1. an accepted need for change
  2. a viable vision of an alternative state


  1. change agents in place – with a guiding coalition
  2. sponsorship from above
  3. realistic scale & pace of change – with sense of urgency
  4. an integrated transition programme


  1. organization shape to show how tasks and people fit
  2. a symbolic end to the status quo
  3. a plan for likely resistance


  1. constant advocacy – maintain momentum of change
  2. a locally owned benefits plan

To explain each point in more detail, please see Part 2

For more details on the 4E’s Leadership Framework, which was Mick’s MSc work on CCC, link here

Is Enterprise 2.0 the neuro-organisation?

This article belongs to Cécile Demailly’s blog here; a version in French is available here: Entreprise 2.0 et cerveau, quels parallèles ? .

Using metaphors enriches understanding and provides insights that are not only theoretical, but also incredibly practical. Gareth Morgan, in his book “Images of Organization”, mentions the Brain as one of them, among many others. It didn’t strike me as an interesting analogy until recently, when one of my neuro-psy teachers drew neurons connections on a chart. Dependant on the brain territory, you either get neuron highways, i.e. structured and persistent connections, or a fully meshed design where connections can be established on demand, in virtually an infinite number of ways.

The prefrontal cortex (PFC) connections schema caught my eyes: isn’t it similar to what one can draw when picturing the most recent form of an organization, whether you call that Enterprise 2.0, the Collaborative Organization or the Connected Corporation?

Are our brains more evolved than our enterprises?

According to the Triune Brain theory revisited[i], the very first brain development was the Reptilian territory, dedicated to survival: act when everything is calm, escape, fight or play dead when there is a death threat. Second layer was the paleo-limbic, when mammals started to live in herds: it manages relationships in the group. The third brain territory that developed was the neo-limbic cortex, where our character and temperament sit, and where among other things our values are formed and referred to – this territory is present today in a limited number of mammals brains. The PFC is the last evolution stage of the brain and only exists in human brains, and a few apes: it helps us face complexity and new situations. It also manages pure creativity, when one is able to think beyond what-he-thinks-he-knows – see double loop learning from Chris Argyris, for example. That is how it creates new routes of neurons on demand, and how many more connections are kept alive than in other territories.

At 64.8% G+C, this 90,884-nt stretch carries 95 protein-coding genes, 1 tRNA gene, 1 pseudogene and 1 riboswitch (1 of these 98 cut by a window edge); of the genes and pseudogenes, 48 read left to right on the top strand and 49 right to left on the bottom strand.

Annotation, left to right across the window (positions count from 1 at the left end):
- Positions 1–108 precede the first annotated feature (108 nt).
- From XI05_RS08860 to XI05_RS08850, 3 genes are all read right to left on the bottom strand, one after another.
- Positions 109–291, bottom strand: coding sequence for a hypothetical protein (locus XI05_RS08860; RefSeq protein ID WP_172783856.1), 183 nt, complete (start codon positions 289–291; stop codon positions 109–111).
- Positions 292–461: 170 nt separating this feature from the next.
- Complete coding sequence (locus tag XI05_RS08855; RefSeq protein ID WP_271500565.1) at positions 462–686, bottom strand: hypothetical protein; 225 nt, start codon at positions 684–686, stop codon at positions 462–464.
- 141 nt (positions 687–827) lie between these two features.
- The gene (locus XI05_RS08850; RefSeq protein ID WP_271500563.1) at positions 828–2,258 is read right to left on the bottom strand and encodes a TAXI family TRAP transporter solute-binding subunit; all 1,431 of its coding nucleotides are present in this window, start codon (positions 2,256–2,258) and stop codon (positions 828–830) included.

A small joke among neuro-psy practitioners is that politics are at the paleo-limbic stage, our education system is at the neo-limbic one, and the enterprise is trying to overhaul that same neo-limbic stage. A vision of hope.

Are we making the most of our brains? Forget the old rumor saying we only use 10% of it – this was in the 80’s when we didn’t know what the 90 other per cent was doing. They work at 100% . However, the whole brain does not hold the reins all the time. Where the neo-limbic territory governs automatic responses and actions based on a data bank of known situations (or supposedly known) related to given behaviors, the PFC benefits from a virtually infinite database of very diverse tokens and recollections in which it can search, evaluate and compare. The thing is, most of the time the neo-limbic governs, while the PFC is backstage – even sometimes when it should conduct. It is just like if the PFC has yet to accomplish its full development.

Parallels with todays corporation? The neo-limbic looks like the corporate culture and the processes, whether they are explicit or implicit. The PFC looks like the collaborative and collective potential – when there’s a whole world of talents and knowledge to mine and the power of connections to leverage. The former runs our organizations, the latter may have hints for innovating and solving pervasive issues – though not fully sure how to use it, not sure where it will lead.